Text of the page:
From the first page to the last, this tale of the life of mid-nineteenth-century British whalers is unremittingly brutal but it also feels authentic.
It starts in Hull in 1859. The port is shown as a sort of infection point where poverty and desperation meet with broken brutalised men with money in their pockets and nothing in their heads but a hunger for whiskey and sex.
We follow the monstrous Henry Drax, a harpooner about to ship out on a whaling ship for the season, as he takes a last opportunity to indulge his appetites, which in his case include murder and child rape. The desriptions of the filthy conditions, the wretched people and the merciless, joyless, compulsive violence are graphic, detailed and unemotional. This sets the tone for the rest of the book.
The ship Drax is shipping out to the Arctic Circle on has a new surgeon, Patrick Sumner, an Irishman recently cashiered from the army following an incident during the siege of Dehli. For him, whaling is an act of desperation, almost an admission of defeat and it seems that he intends to spend the voyage losing himself to laudanum as often as possible. Unfortunately for him, Drax is on board and the ship’s captain has plans that involve a fraud that will put everyone at risk.
The historical detail is all there and no punches are pulled. Sealing and whaling are shown for the dangerous, brutal, dehumanising slaughter that they were. If Melville had written with this kind of accuracy, ‘Moby Dick’ would be off the curriculum.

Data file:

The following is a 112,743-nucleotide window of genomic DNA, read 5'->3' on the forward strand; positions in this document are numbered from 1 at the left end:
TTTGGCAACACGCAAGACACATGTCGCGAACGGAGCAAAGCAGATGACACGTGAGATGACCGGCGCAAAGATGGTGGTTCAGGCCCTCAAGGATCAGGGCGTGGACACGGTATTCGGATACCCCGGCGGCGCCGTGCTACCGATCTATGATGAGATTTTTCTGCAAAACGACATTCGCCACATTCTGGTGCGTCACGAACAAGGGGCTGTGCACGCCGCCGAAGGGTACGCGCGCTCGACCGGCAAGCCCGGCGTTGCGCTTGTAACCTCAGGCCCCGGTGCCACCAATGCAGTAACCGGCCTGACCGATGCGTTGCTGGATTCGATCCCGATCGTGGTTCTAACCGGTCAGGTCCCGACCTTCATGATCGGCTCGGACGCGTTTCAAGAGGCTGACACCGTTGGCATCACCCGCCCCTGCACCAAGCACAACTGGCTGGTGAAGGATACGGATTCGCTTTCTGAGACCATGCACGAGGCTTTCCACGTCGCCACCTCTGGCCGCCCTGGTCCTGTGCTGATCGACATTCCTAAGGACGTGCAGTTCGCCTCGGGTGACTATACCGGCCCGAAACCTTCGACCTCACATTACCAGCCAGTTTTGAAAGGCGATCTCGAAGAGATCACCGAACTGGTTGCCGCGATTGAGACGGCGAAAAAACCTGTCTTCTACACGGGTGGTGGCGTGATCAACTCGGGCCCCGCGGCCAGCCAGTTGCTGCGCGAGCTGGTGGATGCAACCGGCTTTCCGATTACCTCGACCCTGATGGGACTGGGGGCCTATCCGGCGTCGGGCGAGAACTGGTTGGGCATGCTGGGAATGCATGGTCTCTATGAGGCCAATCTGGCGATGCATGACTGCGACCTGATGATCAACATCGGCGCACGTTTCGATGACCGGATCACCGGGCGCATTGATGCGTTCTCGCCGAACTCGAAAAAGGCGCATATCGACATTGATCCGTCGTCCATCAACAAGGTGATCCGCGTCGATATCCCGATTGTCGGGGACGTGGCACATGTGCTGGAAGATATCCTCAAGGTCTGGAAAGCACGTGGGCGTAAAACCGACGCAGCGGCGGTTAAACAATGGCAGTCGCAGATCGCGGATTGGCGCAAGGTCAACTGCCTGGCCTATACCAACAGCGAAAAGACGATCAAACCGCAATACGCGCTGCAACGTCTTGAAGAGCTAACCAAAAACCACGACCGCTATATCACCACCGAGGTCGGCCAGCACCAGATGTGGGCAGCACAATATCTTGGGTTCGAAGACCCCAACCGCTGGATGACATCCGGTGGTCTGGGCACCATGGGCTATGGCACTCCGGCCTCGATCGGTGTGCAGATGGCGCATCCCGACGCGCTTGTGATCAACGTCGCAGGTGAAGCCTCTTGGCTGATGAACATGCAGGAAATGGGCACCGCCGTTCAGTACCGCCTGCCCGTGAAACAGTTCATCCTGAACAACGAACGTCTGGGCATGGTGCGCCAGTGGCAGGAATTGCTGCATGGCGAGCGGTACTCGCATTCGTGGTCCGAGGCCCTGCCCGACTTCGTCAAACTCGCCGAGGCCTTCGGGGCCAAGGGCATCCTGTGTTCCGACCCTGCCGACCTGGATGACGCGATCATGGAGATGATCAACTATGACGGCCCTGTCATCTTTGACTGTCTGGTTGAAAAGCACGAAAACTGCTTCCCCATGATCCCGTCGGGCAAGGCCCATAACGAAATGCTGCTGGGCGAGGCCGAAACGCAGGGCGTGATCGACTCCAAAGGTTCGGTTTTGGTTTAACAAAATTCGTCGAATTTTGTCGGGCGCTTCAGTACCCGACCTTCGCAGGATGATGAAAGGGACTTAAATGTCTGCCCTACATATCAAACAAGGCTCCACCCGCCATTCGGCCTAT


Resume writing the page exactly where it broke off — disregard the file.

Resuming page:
A persistent theme of the book is that of men trying to buy some security or advancement for themselves by their actions either in India or the North Water as if the things they do there will be measured only by their outcomes, not by their morality. It treats anywhere outside of England as a sort of morality-free zone. If their actions make them rich then their propriety will go unquestioned. It produces a culture of avarice, distrust, and violence, underwritten by the complicity assent of an unassailable ruling class that takes a percentage and regards the squalid actions of their inferiors in the same spirit that they would watch a cockfight.
I found ‘The North Water’ to be a tough read. It was powerfully written and immersive but what I was being immersed in was unfailingly unpleasant. The people are mostly barbarians. The environment is lethal. The main character is slowly slipping into a dark pool of bad luck that will drown him. By the mid-way point in the book it seemed that everyone was likely to die and that, by the time it happened, it might well have been a relief to everyone involved.
Drax is monstrous but straightforward, an impulse-driven, conscience-free predator who never gives up. Sumner is broken by betrayal and self-abuse but still clings to survival. The rest of the crew are either barbarous or corrupt or both and the Arctic itself seems to want them dead.
As I read Sumners progress from one set of intolerable circumstances to another, at the back of my mind, I kept asking not just ‘why read this?’ but ‘why write this?’ The author is talented and knowledgable so what drew him to this tale of brutality and failure? By the end of the book, it seemed to me that he had written this because he sees it to be the true nature of the men who built the British Empire. The more I think about that, the more I agree with him.
I recommend the audiobook. John Keating’s narration is close to perfect and kept me moving through the book. Click on the SoundCloud link below to hear a sample.